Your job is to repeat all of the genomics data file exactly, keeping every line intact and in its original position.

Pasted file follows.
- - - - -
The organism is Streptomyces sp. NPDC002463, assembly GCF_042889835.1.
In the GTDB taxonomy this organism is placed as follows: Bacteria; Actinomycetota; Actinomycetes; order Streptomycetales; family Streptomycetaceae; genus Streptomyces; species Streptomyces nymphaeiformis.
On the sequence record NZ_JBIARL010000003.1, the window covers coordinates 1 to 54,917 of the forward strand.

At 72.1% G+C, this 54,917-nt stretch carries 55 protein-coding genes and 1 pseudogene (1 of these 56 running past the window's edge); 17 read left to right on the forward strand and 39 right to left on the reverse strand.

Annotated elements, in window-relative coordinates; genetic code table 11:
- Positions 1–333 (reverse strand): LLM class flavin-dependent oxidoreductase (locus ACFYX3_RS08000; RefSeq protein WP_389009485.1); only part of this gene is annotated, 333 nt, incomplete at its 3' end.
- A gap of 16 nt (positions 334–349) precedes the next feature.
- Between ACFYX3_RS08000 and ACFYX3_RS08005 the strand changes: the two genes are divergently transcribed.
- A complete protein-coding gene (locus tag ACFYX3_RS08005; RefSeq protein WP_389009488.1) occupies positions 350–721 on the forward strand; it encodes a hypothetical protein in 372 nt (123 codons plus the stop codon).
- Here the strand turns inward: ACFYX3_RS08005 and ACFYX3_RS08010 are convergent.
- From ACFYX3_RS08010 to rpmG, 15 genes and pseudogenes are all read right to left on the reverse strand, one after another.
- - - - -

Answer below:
The organism is Streptomyces sp. NPDC002463, assembly GCF_042889835.1.
In the GTDB taxonomy this organism is placed as follows: Bacteria; Actinomycetota; Actinomycetes; order Streptomycetales; family Streptomycetaceae; genus Streptomyces; species Streptomyces nymphaeiformis.
On the sequence record NZ_JBIARL010000003.1, the window covers coordinates 1 to 54,917 of the forward strand.

At 72.1% G+C, this 54,917-nt stretch carries 55 protein-coding genes and 1 pseudogene (1 of these 56 running past the window's edge); 17 read left to right on the forward strand and 39 right to left on the reverse strand.

Annotated elements, in window-relative coordinates; genetic code table 11:
- Positions 1–333 (reverse strand): LLM class flavin-dependent oxidoreductase (locus ACFYX3_RS08000; RefSeq protein WP_389009485.1); only part of this gene is annotated, 333 nt, incomplete at its 3' end.
- A gap of 16 nt (positions 334–349) precedes the next feature.
- Between ACFYX3_RS08000 and ACFYX3_RS08005 the strand changes: the two genes are divergently transcribed.
- A complete protein-coding gene (locus tag ACFYX3_RS08005; RefSeq protein WP_389009488.1) occupies positions 350–721 on the forward strand; it encodes a hypothetical protein in 372 nt (123 codons plus the stop codon).
- Here the strand turns inward: ACFYX3_RS08005 and ACFYX3_RS08010 are convergent.
- From ACFYX3_RS08010 to rpmG, 15 genes and pseudogenes are all read right to left on the reverse strand, one after another.